Mastodon allows users to send ‘toots,’ which are akin to tweets, except that each toot is limited to 500 characters, rather than Twitter’s 140 characters. .
Additionally, Mastodon users can choose to make toots public or private, or even attach content warning (i.e., NSFW) tags on their post which will only show when requested, rather than Twitter’s model which does not allow a choice between public or private, or even option to hide suspect content. .
Mastodon differs from Twitter concerning:
- instance ownership; and
- content moderation. .
Firstly, with Mastodon, instance ownership always remains with the administrator (the person hosting the instance), in contrast with Twitter where Twitter controls all its’ servers. .
Lastly, with the Mastodon Model, administrators (and any moderators they assign) are responsible for content moderation, and if an individual user does not like how the administrator moderates content, they can always move on to a more-accepting instance. . This is in contrast with Twitter where Twitter can unilaterally moderate user content and choose to suspend or ban users at their own choosing..
This is quite a shakeup compared to Twitter’s case, because as a publicly traded company, Twitter’s actions are ultimately controlled by its shareholders, who are profit-seeking, even if such actions would ultimately harm Twitter’s users. . Furthermore, as CEO, Jack Dorsey can do little against the mandates and preferences of Twitter’s shareholders. .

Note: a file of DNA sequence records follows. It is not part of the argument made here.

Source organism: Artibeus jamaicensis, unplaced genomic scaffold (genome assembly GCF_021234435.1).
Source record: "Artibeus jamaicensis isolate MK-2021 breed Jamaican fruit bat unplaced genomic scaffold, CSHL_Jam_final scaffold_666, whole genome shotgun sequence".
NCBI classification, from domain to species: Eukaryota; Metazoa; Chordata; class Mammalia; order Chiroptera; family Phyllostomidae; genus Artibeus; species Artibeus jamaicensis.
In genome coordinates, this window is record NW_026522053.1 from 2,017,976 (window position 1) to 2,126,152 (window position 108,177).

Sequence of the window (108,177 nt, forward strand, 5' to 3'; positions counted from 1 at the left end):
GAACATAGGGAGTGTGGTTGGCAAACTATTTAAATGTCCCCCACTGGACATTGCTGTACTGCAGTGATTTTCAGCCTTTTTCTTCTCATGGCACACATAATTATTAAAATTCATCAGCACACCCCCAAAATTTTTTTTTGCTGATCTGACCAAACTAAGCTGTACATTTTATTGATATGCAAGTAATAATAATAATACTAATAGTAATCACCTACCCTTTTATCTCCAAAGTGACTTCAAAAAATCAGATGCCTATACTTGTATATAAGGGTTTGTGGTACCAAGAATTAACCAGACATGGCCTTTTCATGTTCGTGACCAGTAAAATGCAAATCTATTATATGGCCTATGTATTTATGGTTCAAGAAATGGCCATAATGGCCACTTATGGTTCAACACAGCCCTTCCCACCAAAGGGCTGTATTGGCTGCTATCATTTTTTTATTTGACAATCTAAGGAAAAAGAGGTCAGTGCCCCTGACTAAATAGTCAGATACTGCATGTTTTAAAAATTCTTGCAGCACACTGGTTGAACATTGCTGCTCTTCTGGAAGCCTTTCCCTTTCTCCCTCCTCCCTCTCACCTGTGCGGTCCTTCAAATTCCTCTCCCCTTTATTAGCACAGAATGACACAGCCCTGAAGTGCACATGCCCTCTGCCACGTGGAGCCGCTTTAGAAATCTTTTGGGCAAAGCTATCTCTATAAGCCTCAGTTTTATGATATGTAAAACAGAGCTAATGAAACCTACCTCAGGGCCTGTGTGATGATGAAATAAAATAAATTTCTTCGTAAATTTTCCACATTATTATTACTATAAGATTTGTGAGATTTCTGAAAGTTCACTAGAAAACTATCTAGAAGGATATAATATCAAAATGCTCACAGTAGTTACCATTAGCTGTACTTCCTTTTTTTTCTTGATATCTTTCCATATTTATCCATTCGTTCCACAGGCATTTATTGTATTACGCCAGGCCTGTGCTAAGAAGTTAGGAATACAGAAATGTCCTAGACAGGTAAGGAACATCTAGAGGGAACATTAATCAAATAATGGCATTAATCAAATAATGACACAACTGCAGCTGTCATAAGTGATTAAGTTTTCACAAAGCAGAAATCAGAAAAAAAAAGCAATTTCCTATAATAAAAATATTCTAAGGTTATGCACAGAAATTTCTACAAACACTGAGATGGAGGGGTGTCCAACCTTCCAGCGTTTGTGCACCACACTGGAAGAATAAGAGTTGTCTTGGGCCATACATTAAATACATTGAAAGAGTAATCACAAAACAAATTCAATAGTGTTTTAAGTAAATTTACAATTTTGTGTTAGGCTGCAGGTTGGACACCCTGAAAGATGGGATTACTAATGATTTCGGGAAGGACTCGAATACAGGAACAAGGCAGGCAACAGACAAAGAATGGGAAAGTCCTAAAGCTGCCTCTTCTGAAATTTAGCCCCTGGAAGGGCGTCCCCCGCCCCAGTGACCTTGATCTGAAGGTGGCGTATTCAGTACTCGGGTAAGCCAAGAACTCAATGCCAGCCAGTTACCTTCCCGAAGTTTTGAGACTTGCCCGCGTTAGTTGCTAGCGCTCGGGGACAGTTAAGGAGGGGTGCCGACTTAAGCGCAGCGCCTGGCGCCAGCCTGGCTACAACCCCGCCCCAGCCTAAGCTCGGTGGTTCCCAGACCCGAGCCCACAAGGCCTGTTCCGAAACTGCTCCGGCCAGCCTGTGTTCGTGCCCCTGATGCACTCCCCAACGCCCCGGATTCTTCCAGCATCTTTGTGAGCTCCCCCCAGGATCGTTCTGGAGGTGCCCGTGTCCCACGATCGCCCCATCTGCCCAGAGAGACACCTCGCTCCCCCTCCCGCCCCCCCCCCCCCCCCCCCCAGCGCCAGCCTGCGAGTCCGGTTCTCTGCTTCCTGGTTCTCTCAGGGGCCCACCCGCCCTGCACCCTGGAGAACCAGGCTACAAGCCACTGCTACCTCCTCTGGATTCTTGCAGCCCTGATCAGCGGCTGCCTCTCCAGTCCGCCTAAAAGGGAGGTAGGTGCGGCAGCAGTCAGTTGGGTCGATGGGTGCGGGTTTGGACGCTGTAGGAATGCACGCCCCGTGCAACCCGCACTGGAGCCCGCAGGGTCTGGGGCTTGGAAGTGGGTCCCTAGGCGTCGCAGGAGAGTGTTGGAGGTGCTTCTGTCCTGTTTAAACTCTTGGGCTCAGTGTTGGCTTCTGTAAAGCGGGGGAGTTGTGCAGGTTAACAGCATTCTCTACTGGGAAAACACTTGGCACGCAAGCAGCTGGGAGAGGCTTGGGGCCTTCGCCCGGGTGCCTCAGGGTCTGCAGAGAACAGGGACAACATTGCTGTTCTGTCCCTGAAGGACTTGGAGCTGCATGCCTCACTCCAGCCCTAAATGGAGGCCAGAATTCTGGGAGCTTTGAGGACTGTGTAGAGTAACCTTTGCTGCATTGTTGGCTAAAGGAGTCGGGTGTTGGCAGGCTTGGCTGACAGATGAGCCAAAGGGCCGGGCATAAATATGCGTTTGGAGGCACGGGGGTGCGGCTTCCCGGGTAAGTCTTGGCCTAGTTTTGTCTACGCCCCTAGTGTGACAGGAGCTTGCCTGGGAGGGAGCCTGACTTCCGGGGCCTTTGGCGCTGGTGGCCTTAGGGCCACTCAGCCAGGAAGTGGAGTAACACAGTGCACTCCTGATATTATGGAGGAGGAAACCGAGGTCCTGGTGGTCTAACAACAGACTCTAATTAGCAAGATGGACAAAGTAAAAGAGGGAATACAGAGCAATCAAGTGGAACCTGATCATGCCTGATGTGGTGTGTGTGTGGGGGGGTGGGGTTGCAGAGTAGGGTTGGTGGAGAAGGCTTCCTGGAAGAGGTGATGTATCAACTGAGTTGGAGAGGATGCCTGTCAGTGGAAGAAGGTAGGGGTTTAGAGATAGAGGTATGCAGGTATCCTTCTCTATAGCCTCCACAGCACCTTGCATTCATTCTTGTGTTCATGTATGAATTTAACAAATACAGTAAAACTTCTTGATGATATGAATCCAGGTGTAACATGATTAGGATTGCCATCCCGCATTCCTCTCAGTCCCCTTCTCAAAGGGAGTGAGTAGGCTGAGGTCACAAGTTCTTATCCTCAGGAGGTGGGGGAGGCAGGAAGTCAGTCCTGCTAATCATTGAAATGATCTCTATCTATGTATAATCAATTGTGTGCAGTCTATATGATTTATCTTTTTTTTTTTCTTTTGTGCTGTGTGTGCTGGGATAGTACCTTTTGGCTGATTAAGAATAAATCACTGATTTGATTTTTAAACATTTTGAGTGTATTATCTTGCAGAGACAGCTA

In terms of decentralization, Mastodon operates in a federated decentralized model. . In this model, each user has control of their own accounts on a Mastodon server, but there is a common pool of shared toots which allows any user, regardless of the serve their account was created on, to communicate with users on other servers. .
Additionally, each instance has its own timeline of toots, which are only visible to the members of that instance. . Lastly, each instance can choose which instances it will communicate with. .
Mastodon’s decentralized model provides other benefits, such as making it easier to run non-commercially since costs are distributed among servers, and relieves any central point of failure. .
Social networks are ubiquitous in our lives, and the more popular they become, the more issues that will arise.
Twitter became on of the largest social networks in the world, but many user have become displeased with its access control and content moderation practices.
Given the issues these users faced, some decided to change the dynamic and create their own social networks, which would not fall prey to the same issues as Twitter.
Mastodon is a decentralized social network, created by Eugene Rochko in responses to the issues he and other users faced on Twitter.
Thereby, showing that centralization and decentralization efforts are responsive to one another, when one pushes, the other pulls.
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Originally published on 2018-10-26 on Medium.